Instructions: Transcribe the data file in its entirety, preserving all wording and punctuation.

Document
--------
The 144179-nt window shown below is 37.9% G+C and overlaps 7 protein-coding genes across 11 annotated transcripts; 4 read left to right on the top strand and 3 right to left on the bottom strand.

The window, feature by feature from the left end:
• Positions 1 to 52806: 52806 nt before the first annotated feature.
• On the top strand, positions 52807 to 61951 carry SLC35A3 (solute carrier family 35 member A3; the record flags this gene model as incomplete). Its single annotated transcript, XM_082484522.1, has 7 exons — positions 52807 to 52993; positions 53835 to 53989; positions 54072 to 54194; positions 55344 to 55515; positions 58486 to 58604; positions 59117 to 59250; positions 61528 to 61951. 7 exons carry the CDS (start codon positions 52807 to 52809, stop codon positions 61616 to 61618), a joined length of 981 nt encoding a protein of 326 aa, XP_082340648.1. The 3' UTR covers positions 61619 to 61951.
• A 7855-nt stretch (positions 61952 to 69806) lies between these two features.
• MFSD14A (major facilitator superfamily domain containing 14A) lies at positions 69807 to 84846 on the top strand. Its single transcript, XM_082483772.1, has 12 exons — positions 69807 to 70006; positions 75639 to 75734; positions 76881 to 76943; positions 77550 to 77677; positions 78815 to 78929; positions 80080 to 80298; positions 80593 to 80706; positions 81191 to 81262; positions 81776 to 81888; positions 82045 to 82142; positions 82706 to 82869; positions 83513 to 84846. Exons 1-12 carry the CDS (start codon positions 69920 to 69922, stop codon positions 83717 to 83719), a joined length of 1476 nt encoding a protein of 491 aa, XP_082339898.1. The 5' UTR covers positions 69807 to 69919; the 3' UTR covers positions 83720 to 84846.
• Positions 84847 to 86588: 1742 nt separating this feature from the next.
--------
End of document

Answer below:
The 144179-nt window shown below is 37.9% G+C and overlaps 7 protein-coding genes across 11 annotated transcripts; 4 read left to right on the top strand and 3 right to left on the bottom strand.

The window, feature by feature from the left end:
• Positions 1 to 52806: 52806 nt before the first annotated feature.
• On the top strand, positions 52807 to 61951 carry SLC35A3 (solute carrier family 35 member A3; the record flags this gene model as incomplete). Its single annotated transcript, XM_082484522.1, has 7 exons — positions 52807 to 52993; positions 53835 to 53989; positions 54072 to 54194; positions 55344 to 55515; positions 58486 to 58604; positions 59117 to 59250; positions 61528 to 61951. 7 exons carry the CDS (start codon positions 52807 to 52809, stop codon positions 61616 to 61618), a joined length of 981 nt encoding a protein of 326 aa, XP_082340648.1. The 3' UTR covers positions 61619 to 61951.
• A 7855-nt stretch (positions 61952 to 69806) lies between these two features.
• MFSD14A (major facilitator superfamily domain containing 14A) lies at positions 69807 to 84846 on the top strand. Its single transcript, XM_082483772.1, has 12 exons — positions 69807 to 70006; positions 75639 to 75734; positions 76881 to 76943; positions 77550 to 77677; positions 78815 to 78929; positions 80080 to 80298; positions 80593 to 80706; positions 81191 to 81262; positions 81776 to 81888; positions 82045 to 82142; positions 82706 to 82869; positions 83513 to 84846. Exons 1-12 carry the CDS (start codon positions 69920 to 69922, stop codon positions 83717 to 83719), a joined length of 1476 nt encoding a protein of 491 aa, XP_082339898.1. The 5' UTR covers positions 69807 to 69919; the 3' UTR covers positions 83720 to 84846.
• Positions 84847 to 86588: 1742 nt separating this feature from the next.